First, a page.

The main visual on USA Today’s in-depth chart shows the growth of the United States’ military bases worldwide, and shows the order in which they opened since the end of the Cold War. In 85 of those countries, the U.S. has conducted counterterrorism operations.

What’s more stunning is that combing through endless Pentagon documents, researchers were able to list an astonishing 800 current U.S. military bases overseas, says American University’s David Vine. 

2. In 2021, U.S. troops saw combat in eight countries

It’s not unusual to see stories and reports from the front lines of fighting in Iraq, Syria and Afghanistan, but USA Today reports that in February 2021, American combat forces were in action in eight total countries that month, far more than the media often report. 

It may come as a surprise to many that US troops were also actively engaged in combat in Mali, NIgeria, Somalia, Kenya and Yemen. The United States was also conducting drone or air strikes in Libya and Pakistan while conducting counterterrorism operations with unknown details across Africa, South America and Central and Southeast Asia.

3. Our main geopolitical rival has only one overseas base

The Pentagon says China is building up bases in Pakistan and the Pacific Rim region, which should come as no surprise, given its controversial territorial claims in the South China Sea, but it only has one confirmed foreign military installation – in Djibouti, where the U.S. also operates a military base. 

United States forces are not only also in Djibouti, they are also stationed at bases in the eight countries surrounding Djibouti, which may help check the expansion of Chinese influence in Africa – or not. 

4. The human cost of decades of war is high

19 Terms Only Naval Aviators Will Understand
U.S. Army

In the 20 years following the September 11 attacks and the resulting Global War On Terrorism, civilians in the affected countries have borne the brunt of the death toll. More than 335,000 civilians have been killed in the fighting. 

If we’re keeping score by body count between the belligerents, the terrorists and other extremists have fared the second worst, with more than 259,000 killed. National militaries like those of Iraq and Afghanistan came in third with 177,073 while U.S. Allies have lost 12,468. The United States has seen 7,950 American contractors and 7,104 troops killed in action. 

5. The Global War on Terror cost more than $6 trillion

Wars are expensive and the Global War on Terrorism is no different (it’s not over, by the way). The Department of Defense alone has spent some $1.9 trillion to fight it. The Department of Homeland Security has spent at least $1 trillion, the DoD budget has grown by $803 billion in the past 20 years and the cost of taking care of American veterans is running $437 billion.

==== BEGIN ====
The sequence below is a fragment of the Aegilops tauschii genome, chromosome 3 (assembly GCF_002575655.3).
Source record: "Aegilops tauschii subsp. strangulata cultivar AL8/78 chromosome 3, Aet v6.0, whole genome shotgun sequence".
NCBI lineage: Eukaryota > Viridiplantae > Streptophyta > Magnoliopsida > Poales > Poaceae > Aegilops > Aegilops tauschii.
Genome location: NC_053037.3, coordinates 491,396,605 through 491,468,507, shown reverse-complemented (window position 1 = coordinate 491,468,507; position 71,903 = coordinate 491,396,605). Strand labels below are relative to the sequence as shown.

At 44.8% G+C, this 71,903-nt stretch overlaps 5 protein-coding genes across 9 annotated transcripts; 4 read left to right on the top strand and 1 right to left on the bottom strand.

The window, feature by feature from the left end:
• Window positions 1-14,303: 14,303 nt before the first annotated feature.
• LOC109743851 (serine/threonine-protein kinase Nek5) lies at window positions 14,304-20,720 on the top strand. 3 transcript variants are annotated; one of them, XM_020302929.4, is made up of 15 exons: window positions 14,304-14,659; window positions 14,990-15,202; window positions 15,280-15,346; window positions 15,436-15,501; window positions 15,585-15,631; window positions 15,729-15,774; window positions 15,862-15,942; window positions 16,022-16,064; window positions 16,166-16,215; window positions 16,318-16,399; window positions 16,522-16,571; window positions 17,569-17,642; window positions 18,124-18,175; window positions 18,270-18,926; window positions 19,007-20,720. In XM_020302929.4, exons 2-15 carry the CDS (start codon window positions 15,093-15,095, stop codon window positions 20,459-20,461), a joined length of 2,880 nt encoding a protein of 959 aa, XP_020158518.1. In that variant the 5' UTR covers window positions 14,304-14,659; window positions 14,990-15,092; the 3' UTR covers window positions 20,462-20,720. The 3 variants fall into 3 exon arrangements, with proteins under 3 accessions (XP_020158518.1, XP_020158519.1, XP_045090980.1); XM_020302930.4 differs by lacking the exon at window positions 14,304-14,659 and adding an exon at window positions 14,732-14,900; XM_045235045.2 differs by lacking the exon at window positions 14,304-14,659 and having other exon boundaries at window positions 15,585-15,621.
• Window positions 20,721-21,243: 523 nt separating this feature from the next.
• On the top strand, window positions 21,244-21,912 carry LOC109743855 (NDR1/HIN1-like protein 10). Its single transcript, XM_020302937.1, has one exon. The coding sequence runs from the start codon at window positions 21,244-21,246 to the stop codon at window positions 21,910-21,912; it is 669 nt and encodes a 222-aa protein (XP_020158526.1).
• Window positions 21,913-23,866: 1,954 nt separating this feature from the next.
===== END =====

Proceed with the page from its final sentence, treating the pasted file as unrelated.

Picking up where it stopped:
What’s really staggering is that the second largest expenditure is the estimated interest spent on borrowing the money to pay for the war, which is currently costing the U.S. taxpayer $925 billion.

6. Global warfare is changing

Despite the advances in battlefield technology and American supremacy due to fighting the war on terror, everything we’ve learned may all be for naught. The newest battlegrounds are not in physical locations, they’re in cyberspace, and the U.S. is taking the brunt of those attacks. 

Since 2005, China has targeted American government networks, public networks, and private companies 67 times. Russian and Iran have attacked the US 28 times each and North Korea has targeted U.S. networks 12 times. When extremists attack the United States, the Department of Homeland Security says the source of those attacks are domestic terrorists.

7. The U.S. outspends everyone on defense – by a lot

19 Terms Only Naval Aviators Will Understand
(U.S. Air Force photo/Senior Airman Julius Delos Reyes)

The budget allotted to the Department of Defense is $731.8 billion, which far outpaces the next 10 countries’ defense budgets. In fact they would all have to band together to spend an equivalent amount to rival U.S. defense spending. 

China, India, Russia, Saudi Arabia, France, Germany, the United Kingdom, Japan, South Korea and Brazil together spend as much as the Pentagon every year, just for regular planned operations and development. This spending doesn’t always even account for extra spending allotted by Congress for other, related programs, the Department of Homeland Security or the Department of Veterans Affairs. 

Feature image: U.S. Army

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The 13 funniest military memes of the week

Memes, memes, memes! Glorious memes! Well, funny memes. Not sure they’re glorious, but they’re worth laughing at.


1. If you’re not sure there’s PT, your first-line leader failed you.

19 Terms Only Naval Aviators Will Understand
But if there is PT and you don’t show up, it will still be your first-line destroying you.

2. Army logic (via Team Non-Rec).

19 Terms Only Naval Aviators Will Understand
Duh, that’s why they wear reflective belts that can only be seen by friendly forces. Wait. They can only be seen by friendly forces, right?

SEE ALSO: Me as ‘vibe coordinator’ and other stories from military transition hell

3. Projecting American force across the gazebo(via Sh*t My LPO Says).

19 Terms Only Naval Aviators Will Understand
Keeping the quad safe for barbecues.

4. Good job, airman. Good damn job.

19 Terms Only Naval Aviators Will Understand

5. The struggle is real.

19 Terms Only Naval Aviators Will Understand

6. Crew chief is mad about cleaning all the glass (via Military Memes and Humor).